This up-and-coming beatsmith from Poughkipsee, NY was mentored by DJ Vance Right (Slick Rick’s DJ) and has production credits with Sadat X, AG and Chrisette Michelle to name a few. He is the Vice President and Director of Music Production for INASIRKL Music Group and sound coordinator for the Faces In Da Crowd and I Standard Producer showcases. His mixtape compilation, Zilla’s World Volume 2 is out now and it features his beats along with verses from some of the undergrounds best MCs. You can also hear his tracks on various Viacom television shows including MTV Cribs.
Drawzilla took a moment with Nodfactor to share how he came up and offer some some advice for getting the most bucks for your bangers.
Nodfactor: How did you get a name like Drawzilla?
My name wasn’t that at first. I changed it based on what they used to call me. My friends used to call me Baby Drawers. It was a big joke back in the day and after a while it got annoying. So I just added the Zilla and that’s what it became. I have a lot of funny friends, jokesters.
You were cooking in a kitchen before you were cooking beats, huh?
Yeah, in every nursing home in my area. I had to be to work at 6am every morning. I always loved to cook in the house with my parents and sisters. I never went to culinary school, I just met someone who had a job at one of the nursing homes. I had a boss who was real disciplined but really educated on cooking.
So how did you transition to making beats?
After a while I saved up a little bit of paper and bought some equipment so that I could have a small clientele to use the studio. At first I made up flyers and set my price at $25 an hour because there really weren’t any studios in the area that could give you quality. I was working the job and running the studio at the same time. The first year and a half was crazy but I kept persevering. Eventually I was making more money than I was on the job.
How did you know what equipment to buy for start a studio?
I’ve been into music since I was 8 years old. Before the MPC I had a small Casio and someone would loan me an MPC 3000 so I learned to work that. I also used to work with DJ Vance Wright, he’s Slick Rick’s DJ. He was my mentor coming up. I used to work out of his studio in New Rochelle. He had the big two-inch reels so I learned how to slice tape and everything. This was while I was still working so when I left the job I knew everything. I didn’t even rent out a space, I set it up right in my house.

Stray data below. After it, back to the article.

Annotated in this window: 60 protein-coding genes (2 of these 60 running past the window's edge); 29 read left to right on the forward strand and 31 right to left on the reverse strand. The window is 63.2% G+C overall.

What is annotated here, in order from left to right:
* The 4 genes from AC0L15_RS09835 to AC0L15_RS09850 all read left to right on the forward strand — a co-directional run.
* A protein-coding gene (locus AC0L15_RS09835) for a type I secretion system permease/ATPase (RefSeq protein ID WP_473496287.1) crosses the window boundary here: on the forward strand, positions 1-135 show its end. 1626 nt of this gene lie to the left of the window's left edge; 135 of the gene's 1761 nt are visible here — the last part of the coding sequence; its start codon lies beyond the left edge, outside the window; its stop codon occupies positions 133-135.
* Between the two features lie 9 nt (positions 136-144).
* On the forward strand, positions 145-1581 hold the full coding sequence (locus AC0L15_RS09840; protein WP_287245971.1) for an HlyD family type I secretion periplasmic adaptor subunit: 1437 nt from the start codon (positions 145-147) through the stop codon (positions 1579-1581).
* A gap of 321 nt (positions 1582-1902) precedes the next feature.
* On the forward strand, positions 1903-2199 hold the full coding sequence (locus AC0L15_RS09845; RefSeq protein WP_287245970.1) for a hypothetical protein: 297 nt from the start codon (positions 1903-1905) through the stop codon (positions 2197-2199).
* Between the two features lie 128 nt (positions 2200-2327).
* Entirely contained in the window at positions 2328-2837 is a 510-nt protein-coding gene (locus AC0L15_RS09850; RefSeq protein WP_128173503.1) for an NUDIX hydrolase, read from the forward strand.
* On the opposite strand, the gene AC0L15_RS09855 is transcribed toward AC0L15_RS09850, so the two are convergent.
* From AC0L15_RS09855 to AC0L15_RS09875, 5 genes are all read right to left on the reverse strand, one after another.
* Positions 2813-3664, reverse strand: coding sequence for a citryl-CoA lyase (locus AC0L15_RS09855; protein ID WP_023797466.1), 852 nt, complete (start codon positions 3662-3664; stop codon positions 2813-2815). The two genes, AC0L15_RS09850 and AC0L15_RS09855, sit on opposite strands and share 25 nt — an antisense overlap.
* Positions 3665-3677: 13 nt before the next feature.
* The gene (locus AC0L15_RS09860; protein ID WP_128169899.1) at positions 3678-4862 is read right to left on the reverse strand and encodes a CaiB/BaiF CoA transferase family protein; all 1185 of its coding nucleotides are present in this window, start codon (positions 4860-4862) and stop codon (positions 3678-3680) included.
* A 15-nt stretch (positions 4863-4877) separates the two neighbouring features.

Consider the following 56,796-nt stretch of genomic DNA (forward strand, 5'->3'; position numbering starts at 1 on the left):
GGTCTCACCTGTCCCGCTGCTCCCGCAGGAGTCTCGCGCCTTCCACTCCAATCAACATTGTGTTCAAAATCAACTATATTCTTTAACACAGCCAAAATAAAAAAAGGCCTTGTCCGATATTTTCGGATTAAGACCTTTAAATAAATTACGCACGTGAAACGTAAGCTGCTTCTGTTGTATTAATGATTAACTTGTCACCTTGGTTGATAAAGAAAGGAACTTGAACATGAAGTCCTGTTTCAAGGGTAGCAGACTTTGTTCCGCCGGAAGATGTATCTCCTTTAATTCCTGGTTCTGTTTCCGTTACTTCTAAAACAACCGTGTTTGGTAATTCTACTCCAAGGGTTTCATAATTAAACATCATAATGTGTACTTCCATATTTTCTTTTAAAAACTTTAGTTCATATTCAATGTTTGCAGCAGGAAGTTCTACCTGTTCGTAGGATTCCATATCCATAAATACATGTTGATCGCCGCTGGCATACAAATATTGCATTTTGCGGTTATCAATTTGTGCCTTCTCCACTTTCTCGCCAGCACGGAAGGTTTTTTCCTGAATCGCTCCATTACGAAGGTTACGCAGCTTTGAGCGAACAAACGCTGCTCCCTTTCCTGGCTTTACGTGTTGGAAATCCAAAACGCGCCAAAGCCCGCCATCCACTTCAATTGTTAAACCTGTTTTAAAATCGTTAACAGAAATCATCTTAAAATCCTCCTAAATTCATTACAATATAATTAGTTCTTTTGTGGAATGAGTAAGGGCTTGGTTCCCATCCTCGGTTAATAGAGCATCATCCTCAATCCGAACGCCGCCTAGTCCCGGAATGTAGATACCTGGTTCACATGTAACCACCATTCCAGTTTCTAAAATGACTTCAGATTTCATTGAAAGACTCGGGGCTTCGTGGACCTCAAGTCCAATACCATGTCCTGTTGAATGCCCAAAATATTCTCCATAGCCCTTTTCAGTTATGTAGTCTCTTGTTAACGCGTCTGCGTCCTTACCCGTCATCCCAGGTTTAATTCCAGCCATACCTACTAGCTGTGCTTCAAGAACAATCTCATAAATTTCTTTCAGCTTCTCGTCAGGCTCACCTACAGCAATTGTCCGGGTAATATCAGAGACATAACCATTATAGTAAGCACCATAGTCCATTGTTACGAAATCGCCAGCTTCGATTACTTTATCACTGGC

How did you soundproof it?
At first I didn’t. I was really just winging it at the time trying to find out what everything sounded like in the room. I was able to get a decent, quality sound. God blessed me with a really good ear so when it came to my EQs and limiters and compression according to the room I was able to master that.
So how did you transition to making beats?
The first record I did was with AG from DITC. I had a friend who knew him and told me AG was looking for tracks. I put some tracks on CD and he liked a few joints, came to the studio and recorded ‘em. I recorded about maybe eight joints with AG. It was all independent projects. Right after that was Sadat X. It was the same friend who knew another person who knew Sadat. We went to the Bronx to get him and brought him up here to Pougkipsee to record.
It was unbelievable because I felt like a baby. I didn’t know anything about making records, recording and mixing but I knew how much I wanted this. Sadat was sitting in my living room writing. I was overwhelmed but once I got to vibe with him I got comfortable. The song came out hot.